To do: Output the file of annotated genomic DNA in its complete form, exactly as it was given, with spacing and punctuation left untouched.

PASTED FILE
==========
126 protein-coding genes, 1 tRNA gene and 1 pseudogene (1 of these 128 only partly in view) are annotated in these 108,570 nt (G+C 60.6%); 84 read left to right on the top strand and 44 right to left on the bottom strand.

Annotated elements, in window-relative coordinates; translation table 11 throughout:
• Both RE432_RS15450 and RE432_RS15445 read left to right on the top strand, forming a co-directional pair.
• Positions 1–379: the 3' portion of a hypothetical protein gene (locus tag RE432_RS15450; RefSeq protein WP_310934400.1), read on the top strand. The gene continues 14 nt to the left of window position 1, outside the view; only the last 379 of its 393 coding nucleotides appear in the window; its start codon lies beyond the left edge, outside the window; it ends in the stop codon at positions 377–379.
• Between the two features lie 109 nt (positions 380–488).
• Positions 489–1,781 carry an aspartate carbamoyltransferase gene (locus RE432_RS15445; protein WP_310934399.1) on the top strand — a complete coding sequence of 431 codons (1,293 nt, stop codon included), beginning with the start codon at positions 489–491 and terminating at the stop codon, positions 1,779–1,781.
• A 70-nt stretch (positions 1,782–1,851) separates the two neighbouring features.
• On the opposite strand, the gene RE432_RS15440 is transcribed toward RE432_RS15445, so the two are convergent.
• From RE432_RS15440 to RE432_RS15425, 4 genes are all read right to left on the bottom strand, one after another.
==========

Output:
126 protein-coding genes, 1 tRNA gene and 1 pseudogene (1 of these 128 only partly in view) are annotated in these 108,570 nt (G+C 60.6%); 84 read left to right on the top strand and 44 right to left on the bottom strand.

Annotated elements, in window-relative coordinates; translation table 11 throughout:
• Both RE432_RS15450 and RE432_RS15445 read left to right on the top strand, forming a co-directional pair.
• Positions 1–379: the 3' portion of a hypothetical protein gene (locus tag RE432_RS15450; RefSeq protein WP_310934400.1), read on the top strand. The gene continues 14 nt to the left of window position 1, outside the view; only the last 379 of its 393 coding nucleotides appear in the window; its start codon lies beyond the left edge, outside the window; it ends in the stop codon at positions 377–379.
• Between the two features lie 109 nt (positions 380–488).
• Positions 489–1,781 carry an aspartate carbamoyltransferase gene (locus RE432_RS15445; protein WP_310934399.1) on the top strand — a complete coding sequence of 431 codons (1,293 nt, stop codon included), beginning with the start codon at positions 489–491 and terminating at the stop codon, positions 1,779–1,781.
• A 70-nt stretch (positions 1,782–1,851) separates the two neighbouring features.
• On the opposite strand, the gene RE432_RS15440 is transcribed toward RE432_RS15445, so the two are convergent.
• From RE432_RS15440 to RE432_RS15425, 4 genes are all read right to left on the bottom strand, one after another.